The Bible equates the “Law of Moses” with the Hebrew word Torah, which is usually translated as “law” in our English Bibles, and is a word that means “instructions, precepts, teachings [of Elohim].” As such, they are a reflection of Elohim’s very character and nature. Yeshua summarized YHVH’s Torah-laws when he stated that they show man how to love Elohim with his all and his neighbor as himself.
Are there any parts of Elohim’s precepts or instructions in righteousness that man has the right to nullify, do away with, or subdivided such that any parts of it are no longer applicable to man? If so, then who is man that he can instruct the Almighty Creator on which parts of his laws are for us today and which parts or not? Is this not extreme hubris and pride—a huge sin in itself—in fact the worst and most abominable sin of all (Prov 6:16-17)?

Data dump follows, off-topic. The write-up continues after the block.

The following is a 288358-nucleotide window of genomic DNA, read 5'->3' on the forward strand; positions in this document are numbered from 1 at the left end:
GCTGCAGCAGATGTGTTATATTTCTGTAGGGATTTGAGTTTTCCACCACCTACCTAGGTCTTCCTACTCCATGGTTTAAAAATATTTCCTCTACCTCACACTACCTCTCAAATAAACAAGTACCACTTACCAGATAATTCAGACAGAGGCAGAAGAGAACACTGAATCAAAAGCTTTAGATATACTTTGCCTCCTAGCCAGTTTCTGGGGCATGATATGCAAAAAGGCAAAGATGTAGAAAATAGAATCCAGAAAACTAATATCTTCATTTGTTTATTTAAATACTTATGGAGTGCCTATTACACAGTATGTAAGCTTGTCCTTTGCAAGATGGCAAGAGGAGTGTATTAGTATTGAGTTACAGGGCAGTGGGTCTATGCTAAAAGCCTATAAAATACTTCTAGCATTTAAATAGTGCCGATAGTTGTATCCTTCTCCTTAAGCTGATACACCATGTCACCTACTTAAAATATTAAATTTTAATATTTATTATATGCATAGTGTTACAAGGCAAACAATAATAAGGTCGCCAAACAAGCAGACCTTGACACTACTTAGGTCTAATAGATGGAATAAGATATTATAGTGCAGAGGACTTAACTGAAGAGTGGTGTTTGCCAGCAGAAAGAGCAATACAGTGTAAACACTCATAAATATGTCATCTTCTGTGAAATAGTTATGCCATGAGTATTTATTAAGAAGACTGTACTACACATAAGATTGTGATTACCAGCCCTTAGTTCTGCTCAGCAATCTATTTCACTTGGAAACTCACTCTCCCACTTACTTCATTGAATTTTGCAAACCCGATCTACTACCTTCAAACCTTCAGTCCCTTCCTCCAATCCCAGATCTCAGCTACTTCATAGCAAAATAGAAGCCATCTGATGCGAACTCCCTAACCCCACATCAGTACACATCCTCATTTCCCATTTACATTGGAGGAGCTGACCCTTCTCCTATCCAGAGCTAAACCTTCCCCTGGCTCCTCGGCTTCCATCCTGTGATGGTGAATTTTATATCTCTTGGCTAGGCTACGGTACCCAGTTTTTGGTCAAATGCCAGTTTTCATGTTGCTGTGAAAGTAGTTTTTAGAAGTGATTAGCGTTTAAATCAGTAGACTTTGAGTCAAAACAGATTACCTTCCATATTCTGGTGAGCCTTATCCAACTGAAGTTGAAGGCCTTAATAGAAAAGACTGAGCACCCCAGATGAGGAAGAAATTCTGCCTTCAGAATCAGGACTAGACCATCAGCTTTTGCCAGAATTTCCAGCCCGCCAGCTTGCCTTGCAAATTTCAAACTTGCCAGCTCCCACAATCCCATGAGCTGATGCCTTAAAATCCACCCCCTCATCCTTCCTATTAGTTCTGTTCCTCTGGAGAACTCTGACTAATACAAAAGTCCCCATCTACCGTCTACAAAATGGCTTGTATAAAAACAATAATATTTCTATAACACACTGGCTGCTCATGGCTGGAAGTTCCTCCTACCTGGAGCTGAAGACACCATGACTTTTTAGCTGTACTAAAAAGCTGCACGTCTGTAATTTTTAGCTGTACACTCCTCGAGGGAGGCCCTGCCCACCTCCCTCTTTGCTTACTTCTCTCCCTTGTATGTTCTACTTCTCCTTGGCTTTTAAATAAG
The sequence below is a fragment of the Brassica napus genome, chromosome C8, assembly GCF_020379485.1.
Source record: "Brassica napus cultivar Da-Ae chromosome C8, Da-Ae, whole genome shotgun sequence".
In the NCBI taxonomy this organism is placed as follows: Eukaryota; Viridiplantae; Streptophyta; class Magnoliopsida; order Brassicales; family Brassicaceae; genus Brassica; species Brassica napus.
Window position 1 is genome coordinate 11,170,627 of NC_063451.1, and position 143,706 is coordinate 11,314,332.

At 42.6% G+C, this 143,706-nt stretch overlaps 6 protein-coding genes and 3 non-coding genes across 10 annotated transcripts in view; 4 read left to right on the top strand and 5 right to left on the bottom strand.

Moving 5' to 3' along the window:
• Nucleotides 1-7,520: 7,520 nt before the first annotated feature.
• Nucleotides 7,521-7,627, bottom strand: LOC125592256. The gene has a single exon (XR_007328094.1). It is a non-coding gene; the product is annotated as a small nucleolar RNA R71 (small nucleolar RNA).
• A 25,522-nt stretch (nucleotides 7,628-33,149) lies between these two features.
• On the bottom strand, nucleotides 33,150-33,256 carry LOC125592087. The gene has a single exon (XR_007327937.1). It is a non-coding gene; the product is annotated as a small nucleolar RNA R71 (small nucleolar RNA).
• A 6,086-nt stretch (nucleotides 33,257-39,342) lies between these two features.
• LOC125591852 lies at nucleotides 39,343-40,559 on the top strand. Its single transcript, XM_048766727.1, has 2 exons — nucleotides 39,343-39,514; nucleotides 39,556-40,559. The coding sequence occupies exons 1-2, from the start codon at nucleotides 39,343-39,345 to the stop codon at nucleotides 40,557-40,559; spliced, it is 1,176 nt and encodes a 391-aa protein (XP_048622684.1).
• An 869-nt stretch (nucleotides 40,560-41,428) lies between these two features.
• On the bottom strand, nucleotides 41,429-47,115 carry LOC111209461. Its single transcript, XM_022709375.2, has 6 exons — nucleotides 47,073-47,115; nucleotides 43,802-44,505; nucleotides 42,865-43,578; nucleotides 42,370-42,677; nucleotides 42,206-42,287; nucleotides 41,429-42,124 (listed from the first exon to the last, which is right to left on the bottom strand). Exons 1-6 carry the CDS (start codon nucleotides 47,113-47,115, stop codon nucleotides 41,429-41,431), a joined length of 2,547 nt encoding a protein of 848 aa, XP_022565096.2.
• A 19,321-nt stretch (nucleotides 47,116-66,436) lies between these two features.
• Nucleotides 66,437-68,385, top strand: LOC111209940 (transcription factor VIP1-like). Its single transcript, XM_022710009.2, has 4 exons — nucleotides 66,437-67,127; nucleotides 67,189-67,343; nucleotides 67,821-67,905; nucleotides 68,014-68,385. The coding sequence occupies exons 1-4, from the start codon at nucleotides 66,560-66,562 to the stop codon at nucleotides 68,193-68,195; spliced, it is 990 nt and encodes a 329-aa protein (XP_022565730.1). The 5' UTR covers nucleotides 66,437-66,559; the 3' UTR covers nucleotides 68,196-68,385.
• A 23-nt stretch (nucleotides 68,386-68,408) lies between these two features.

On the contrary, the Bible from Genesis to Revelation unquestionably presents the Torah as an indivisible whole, which stands and falls together. This includes the dietary laws, which are an aspect of being holy or set apart (from this world), even as Elohim is set apart or holy (Lev 11). James says that if you break one law, you’re guilty of breaking them all. John in his first epistle says that sin is the violation of the law. Yeshua in his Sermon on the Mount states that he didn’t come to destroys the law—not even one yud or tag of it. Paul in his epistle to the Romans says that the law is holy, just and good and grace in no way nullifies the law. None of these men of Elohim made distinctions between carnal or moral, physical or spiritual or ceremonial subdivisions of said Torah-law. This is an invention of the early church fathers because of their anti-semitic theological bias. Go read them. I can provide you with actual quotes and references—and not a few!Continue reading